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Women physicians are in medical offices, hospitals, universities – and, sometimes, movies

News
Article

In entertainment, study finds far fewer females in white coats than males.

photographer filming doctor on camera: © H_Ko - stock.adobe.com

© H_Ko - stock.adobe.com

When it comes to showing women physicians in movies, art is not imitating life.

Women now make up more than 1/3 of practicing physicians and more than half the nation’s medical students. But that doesn’t mean they’re getting proportionally more screen time, according to a new study of film portrayals of female doctors from 1990 to 2020.

“Among physician-characters in movies, even in the most recent movies we studied, the percent of women among physician characters was more reflective of the demographics of the medical profession over a quarter of a century ago,” researcher Reshma Jagsi, MD, DPhil, said in a news release.

Jagsi is chair of the Radiation Oncology Department of Emory University School of Medicine. She led the analysis of physician characters, found through plot summaries, key word, and casting credits in imdb.com, the Internet movie database.

Why are the figures important? Media shape perceptions of who doctors are, Jagsi said.

Or aren’t. Movies rated G and PG had “woeful underrepresentation of women and people of color” portraying physicians, Jagsi said. Those movies are most likely presented to young viewers and can shape their sense of who can and should be a physician, she said.

“We know that many women physicians continue to recount anecdotes of being mistaken for nurses, along with stereotypes that make it harder for them to do their jobs effectively,” Jagsi said. “We also worry that the full talent pool of young people who should be able to envision themselves as doctors may not be exposed to diverse role models that reflect the actual makeup of the profession or the population we serve.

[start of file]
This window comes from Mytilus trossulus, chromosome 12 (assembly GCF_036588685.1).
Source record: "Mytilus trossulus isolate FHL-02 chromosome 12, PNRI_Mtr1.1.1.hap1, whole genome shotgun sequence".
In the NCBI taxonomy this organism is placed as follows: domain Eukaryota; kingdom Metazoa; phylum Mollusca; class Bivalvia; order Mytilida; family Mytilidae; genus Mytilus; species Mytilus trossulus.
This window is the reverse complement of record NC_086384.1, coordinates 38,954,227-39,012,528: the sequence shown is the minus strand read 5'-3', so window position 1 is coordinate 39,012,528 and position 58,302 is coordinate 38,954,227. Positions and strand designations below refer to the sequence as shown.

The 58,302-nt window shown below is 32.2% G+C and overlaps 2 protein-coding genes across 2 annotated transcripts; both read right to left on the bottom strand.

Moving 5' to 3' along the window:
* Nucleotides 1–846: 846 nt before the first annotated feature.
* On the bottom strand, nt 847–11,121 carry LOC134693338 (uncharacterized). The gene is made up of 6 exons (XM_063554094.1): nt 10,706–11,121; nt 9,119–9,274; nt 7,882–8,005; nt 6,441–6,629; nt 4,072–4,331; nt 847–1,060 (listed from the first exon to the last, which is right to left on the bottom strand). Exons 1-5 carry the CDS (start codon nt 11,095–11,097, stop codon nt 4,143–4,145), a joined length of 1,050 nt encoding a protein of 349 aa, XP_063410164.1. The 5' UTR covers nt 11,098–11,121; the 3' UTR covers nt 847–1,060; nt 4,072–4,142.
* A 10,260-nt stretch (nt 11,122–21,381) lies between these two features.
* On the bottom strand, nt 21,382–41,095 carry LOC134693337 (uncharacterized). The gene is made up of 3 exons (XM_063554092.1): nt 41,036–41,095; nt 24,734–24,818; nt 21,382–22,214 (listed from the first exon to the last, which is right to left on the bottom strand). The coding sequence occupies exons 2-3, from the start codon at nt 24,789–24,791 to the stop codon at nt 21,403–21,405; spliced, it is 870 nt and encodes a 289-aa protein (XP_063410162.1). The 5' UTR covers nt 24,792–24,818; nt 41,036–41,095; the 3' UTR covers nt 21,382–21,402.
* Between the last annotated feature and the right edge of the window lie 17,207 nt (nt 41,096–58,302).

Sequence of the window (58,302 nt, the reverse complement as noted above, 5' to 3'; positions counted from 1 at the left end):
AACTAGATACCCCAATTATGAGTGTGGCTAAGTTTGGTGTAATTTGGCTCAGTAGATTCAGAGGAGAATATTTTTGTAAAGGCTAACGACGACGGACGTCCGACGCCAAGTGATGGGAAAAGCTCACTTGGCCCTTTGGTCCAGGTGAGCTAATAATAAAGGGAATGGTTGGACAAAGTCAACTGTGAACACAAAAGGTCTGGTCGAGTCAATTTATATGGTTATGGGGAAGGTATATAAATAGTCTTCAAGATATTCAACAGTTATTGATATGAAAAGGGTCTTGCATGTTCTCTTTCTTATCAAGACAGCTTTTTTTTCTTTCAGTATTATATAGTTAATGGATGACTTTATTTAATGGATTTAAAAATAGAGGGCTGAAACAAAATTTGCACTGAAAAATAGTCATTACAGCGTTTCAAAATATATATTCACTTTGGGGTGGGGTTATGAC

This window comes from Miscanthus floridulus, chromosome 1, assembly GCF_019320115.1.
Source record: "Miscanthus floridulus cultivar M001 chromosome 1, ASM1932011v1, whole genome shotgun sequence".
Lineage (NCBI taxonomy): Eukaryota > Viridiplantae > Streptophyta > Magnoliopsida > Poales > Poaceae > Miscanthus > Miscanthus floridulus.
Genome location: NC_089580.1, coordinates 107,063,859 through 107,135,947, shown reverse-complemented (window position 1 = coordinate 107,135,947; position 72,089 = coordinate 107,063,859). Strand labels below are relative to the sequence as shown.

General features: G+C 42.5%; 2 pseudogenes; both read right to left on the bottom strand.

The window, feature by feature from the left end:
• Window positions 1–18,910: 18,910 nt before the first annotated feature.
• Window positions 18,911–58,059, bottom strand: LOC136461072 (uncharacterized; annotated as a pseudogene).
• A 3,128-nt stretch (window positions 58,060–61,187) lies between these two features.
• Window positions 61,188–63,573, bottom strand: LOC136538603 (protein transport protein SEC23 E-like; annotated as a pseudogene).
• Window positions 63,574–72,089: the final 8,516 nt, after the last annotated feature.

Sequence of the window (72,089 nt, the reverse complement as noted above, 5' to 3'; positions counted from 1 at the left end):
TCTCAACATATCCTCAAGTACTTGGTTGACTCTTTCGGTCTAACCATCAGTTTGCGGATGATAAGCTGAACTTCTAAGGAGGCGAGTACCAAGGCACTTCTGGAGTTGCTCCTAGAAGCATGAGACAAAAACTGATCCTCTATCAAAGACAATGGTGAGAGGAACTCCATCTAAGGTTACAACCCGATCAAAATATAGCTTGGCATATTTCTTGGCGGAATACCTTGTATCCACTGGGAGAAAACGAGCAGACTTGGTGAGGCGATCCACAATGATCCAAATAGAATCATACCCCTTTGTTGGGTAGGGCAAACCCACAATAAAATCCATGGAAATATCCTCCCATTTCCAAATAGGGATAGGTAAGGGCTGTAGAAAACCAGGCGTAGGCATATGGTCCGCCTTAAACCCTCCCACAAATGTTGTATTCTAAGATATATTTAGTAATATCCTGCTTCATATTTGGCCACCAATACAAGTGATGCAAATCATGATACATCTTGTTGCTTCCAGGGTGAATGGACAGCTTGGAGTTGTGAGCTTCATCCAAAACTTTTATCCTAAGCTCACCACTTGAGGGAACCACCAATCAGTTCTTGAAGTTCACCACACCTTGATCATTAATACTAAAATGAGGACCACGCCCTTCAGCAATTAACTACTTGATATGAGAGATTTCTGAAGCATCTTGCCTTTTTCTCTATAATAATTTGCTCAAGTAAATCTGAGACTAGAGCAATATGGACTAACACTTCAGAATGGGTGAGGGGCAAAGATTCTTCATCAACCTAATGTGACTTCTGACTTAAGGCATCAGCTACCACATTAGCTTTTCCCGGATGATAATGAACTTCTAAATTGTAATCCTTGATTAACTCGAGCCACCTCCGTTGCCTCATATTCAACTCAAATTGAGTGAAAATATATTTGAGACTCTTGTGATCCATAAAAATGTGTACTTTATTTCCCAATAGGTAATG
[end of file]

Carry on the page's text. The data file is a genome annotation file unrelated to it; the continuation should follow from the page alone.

“Movies are important and memorable experiences that can influence people deeply, so we thought we would examine the representation of physician characters,” she said.

  • Overall, in 1,226 movies with 2,295 physician characters, 426, or 18.6%, were women, and 1,869, or 81.4%, were men, the study said.
  • In the 1990s, 108 of 379 movies, or 28.5%, had at least one woman physician character; 271 movies depicted all physician characters as men. As of 1992, women made up 18.8% of the actual physician workforce.
  • There were 120 movies out of 412, or 29.1%, showing at least one woman physician character in the 2000s, and 292 showing all physician characters as men. As of 2010, 30.4% of physicians were women.
  • From 2010 to 2020, 121 out of 435 movies, or 27.8%, had at least one woman physician character, and 314 depicted all physician characters as men. By 2019, 36.3% of all physicians were women.

On screen, women physician characters were more likely to be in scripts with multiple physician characters. Movie genre, popularity, and ratings were not associated with including at least one woman physician character, the study said.

The research letter, “Portrayal of Women as Physicians in Movies, 1990-2020,” was published in JAMA Internal Medicine.

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